Thor Thursday: Catching Up With Sara Price

Sara Price is the freshest face in the Women’s Class of the Lucas Oil Motocross Championship for 2009. The rookie Kawasaki rider achieved tremendous success as an amateur and decided to take the next step this season. While she hasn’t had the results to show for it, Price has run at the front of the pack for the majority of the season and currently sits fourth in the season standings with just one round to go. Fresh off her 17th birthday two days ago, Sara took the time to talk with Thor on the way to this Saturday’s season finale at Steel City to discuss her rookie year, how she got involved in motocross and what kind of role her family and Thor have played in the pursuit of her dream.


How did you get your start in motocross?
Well when I was younger, we were neighbors with Josh Grant. He and my brother were best friends and they used to mow our lawn together and stuff. At the time, Josh was on 80s and his dad was grooming him to be on big bikes and make it into the pro ranks. And since my brother was always hanging out with him, he started racing and they made a track in Josh’s front yard. I was into horses at the time and then we moved. (My parents) got me my first bike for Christmas. It was an XR50. I would get on it and go to practice every Tuesday with my brother at Perris Raceway and just ride. Then one day my brother told my dad, “You should come see Sara. She’s doing really good.” And from there it just started and I kept racing. Then I got onto 80s when I believe I was 13 and headed to Lake Whitney for the Spring Classic and I ended up winning the Girls 9-13 Class.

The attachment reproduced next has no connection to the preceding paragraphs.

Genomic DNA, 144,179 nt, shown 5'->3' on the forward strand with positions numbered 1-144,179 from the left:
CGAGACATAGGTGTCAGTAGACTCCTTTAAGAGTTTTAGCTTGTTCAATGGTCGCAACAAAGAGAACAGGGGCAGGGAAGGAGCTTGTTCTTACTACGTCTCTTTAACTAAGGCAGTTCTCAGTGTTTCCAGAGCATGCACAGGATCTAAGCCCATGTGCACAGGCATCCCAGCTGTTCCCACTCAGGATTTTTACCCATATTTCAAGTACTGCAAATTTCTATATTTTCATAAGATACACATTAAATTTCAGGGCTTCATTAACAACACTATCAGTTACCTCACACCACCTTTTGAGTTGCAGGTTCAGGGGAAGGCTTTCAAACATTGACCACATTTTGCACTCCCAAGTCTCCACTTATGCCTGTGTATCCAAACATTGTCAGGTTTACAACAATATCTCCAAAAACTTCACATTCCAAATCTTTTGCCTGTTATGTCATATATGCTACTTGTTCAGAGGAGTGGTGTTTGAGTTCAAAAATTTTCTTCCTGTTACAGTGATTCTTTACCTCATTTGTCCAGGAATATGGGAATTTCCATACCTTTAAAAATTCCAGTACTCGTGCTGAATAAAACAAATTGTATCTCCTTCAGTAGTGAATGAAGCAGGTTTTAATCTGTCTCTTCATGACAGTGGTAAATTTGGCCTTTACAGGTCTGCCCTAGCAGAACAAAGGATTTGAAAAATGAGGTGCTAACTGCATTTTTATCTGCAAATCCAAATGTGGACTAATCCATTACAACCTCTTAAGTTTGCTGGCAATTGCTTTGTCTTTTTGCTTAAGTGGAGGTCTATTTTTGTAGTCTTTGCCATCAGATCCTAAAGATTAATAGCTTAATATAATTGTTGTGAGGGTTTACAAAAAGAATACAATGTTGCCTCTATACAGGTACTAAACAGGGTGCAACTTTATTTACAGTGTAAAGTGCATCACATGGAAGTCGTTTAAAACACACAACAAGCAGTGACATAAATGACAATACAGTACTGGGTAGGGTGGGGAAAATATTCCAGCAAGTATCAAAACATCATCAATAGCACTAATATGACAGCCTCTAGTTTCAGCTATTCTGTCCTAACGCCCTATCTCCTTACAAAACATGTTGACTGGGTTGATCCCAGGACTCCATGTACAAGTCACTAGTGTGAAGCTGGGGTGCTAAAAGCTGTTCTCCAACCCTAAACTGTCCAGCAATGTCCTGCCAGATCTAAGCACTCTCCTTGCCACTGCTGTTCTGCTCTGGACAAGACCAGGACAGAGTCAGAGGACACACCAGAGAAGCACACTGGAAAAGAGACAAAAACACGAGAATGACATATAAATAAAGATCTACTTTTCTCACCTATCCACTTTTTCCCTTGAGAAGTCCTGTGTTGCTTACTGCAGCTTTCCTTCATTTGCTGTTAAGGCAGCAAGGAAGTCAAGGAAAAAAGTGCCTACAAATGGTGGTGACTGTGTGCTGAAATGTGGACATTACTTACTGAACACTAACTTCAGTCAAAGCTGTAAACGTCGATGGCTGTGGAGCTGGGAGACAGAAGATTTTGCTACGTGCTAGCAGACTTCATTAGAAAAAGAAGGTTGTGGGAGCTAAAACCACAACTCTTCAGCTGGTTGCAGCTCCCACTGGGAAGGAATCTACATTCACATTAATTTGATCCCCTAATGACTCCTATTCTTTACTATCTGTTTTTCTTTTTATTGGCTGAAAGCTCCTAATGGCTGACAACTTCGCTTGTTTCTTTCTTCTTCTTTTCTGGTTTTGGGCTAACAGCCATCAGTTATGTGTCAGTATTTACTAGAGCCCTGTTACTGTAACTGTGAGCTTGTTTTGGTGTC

You have been one of the most successful amateur females in the sport. What do you think has helped you adapt so well to racing a motorcycle?
I believe growing up I was always kind of the aggressor. I’ve always been the one to throw an attitude and I’ve always acted full of energy. I want to do my best and be the best no matter what. And coming from (riding) a horse competitively, I guess its kind of the same technique and I kind of brought that right over to motocross. My mindset stayed the same and ended up carrying over a little bit better than I thought.


When did Thor become a part of your career?
Actually it’s an interesting story. It happened to be the same year Ricky James got hurt and they were having an auction (for him). I wore Thor gear occasionally then, but I bought it myself. But my dad made a deal with Ian Runyon when he was working for Thor saying that for the auction, he would pay for this helmet if they looked at his daughter and if his daughter won tomorrow, would they sponsor her. I ended up winning the championship the next day and Ian Runyon was right there waiting off the track with a card saying, “Call, you’ve got sponsorship.” It was actually a pretty cool deal how its worked out.

So how many years have you been with Thor now?
It has been… oh my… 2005 I believe when I raced. So I think about five years.

How has Thor’s involvement in your career meant to you?
Thor has by far been my most loyal sponsor. They are always there through thick and thin. And with Dave Gowland, I can call and if I have a problem he’s always there to help me. If I’m ever down in any way or going through a rough spot in my career he will call me and ask me what’s up and help me through it. It’s just nice to know that they’re always there to support. I hope I stay with them for the rest of my life.


Making the commitment to pursue motocross as a career takes sacrifice. What kind of sacrifices has your family had to make?